CLEVELAND — September is World Suicide Prevention week, and experts are raising awareness about disordered gambling, which has the highest suicide rate among all addictions with 1 in 5 problem gamblers attempting suicide.
The 2017 Report on Problem Gambling Services shows that nearly one in 10 Ohioans who gamble are currently experiencing or are at risk of developing a gambling problem.
Roughly one in five pathological gamblers attempts suicide, a rate higher than that for any other addictive disorder.
Approximately 220,000 Ohioans engage in at-risk gambling with 30,000 engaging in problem gambling behaviors.
Early detection and support are essential in getting help for problem gambling and preventing suicide. Unlike other addictions, problem gambling has no physical symptoms.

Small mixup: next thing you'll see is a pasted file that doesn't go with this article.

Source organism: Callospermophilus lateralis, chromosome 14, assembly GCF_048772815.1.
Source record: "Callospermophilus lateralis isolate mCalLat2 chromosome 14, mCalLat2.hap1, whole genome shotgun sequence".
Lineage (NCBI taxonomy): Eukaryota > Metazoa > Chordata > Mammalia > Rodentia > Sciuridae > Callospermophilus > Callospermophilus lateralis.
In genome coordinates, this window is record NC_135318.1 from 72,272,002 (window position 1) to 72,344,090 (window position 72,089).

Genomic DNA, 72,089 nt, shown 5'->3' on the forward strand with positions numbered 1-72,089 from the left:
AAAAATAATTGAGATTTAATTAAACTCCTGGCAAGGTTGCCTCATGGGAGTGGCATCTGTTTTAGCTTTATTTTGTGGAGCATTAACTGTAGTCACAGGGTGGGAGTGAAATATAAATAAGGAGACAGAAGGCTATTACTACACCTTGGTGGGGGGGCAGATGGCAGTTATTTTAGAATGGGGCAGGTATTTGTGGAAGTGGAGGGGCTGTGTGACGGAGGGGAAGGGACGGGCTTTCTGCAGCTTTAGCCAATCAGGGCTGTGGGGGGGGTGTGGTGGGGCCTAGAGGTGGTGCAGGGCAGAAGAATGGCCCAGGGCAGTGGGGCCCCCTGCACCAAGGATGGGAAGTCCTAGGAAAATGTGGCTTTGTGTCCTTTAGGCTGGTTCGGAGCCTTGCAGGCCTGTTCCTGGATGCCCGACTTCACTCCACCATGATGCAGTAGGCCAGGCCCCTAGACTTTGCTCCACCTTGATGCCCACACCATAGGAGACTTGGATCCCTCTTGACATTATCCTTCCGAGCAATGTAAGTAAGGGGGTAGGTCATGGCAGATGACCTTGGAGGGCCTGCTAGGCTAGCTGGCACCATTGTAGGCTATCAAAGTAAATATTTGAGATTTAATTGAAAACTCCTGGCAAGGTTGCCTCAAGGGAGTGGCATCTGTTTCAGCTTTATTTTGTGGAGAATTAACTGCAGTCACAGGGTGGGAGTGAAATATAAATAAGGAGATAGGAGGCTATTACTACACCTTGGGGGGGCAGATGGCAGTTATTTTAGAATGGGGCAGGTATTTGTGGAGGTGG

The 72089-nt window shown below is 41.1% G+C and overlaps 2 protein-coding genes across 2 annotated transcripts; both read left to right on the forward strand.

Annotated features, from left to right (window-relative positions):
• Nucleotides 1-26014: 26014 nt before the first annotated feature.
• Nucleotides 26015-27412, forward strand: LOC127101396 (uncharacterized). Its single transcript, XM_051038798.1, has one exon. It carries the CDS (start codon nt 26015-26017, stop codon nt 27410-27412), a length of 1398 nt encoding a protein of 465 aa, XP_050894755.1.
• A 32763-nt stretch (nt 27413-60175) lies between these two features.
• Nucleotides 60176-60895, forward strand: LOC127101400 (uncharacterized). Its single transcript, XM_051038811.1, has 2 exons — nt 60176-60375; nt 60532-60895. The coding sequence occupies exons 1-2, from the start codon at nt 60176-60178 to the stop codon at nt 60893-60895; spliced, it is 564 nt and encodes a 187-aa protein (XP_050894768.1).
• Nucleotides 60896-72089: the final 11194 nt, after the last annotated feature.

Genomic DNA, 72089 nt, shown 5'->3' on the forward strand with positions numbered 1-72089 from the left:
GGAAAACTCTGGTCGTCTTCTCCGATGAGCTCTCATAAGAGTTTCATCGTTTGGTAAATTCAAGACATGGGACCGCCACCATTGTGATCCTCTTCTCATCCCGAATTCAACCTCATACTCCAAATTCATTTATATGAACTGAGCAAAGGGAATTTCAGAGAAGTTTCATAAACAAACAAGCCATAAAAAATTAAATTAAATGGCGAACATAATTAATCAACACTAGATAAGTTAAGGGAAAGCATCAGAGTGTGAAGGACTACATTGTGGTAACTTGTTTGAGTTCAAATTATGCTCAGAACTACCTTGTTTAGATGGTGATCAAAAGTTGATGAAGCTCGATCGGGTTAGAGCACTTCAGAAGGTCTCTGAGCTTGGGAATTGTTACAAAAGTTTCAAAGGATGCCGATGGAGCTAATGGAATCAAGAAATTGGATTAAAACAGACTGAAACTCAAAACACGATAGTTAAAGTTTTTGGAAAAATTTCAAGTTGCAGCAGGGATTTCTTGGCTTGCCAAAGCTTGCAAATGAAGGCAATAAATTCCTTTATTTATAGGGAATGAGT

Combined with the stigma surrounding discussing finances, a gambling problem can often go undetected, resulting in devastating consequences for the gambler and their family. However, these are common warning signs to look for:
- Exaggerating gambling wins and downplaying losses
- Asking for loans to cover gambling losses
- Using money for food, rent or other necessities for gambling
- Poor work performance
- Restlessness or irritability when not gambling
Of Ohioans that participate in casino gambling, 8.2% are estimated to be at low-risk, moderate risk or meet criteria for problem gambling, compared to 4.8% for lottery and 5.1% for other gambling.
Ohioans with alcohol or other drug addiction are more likely to have a gambling problem. Gambling rates among teens and young adults have been shown to be two to three times that of adults.
In addition, problem gambling treatment is available at low or no cost in Ohio, and recovery is possible. The Ohio Problem Gambling Helpline operates 24/7 at 1-800-589-9966 to provide resources for those experiencing a gambling problem or concerned loved ones. Specialists can connect callers with treatment options in their area within 24 hours.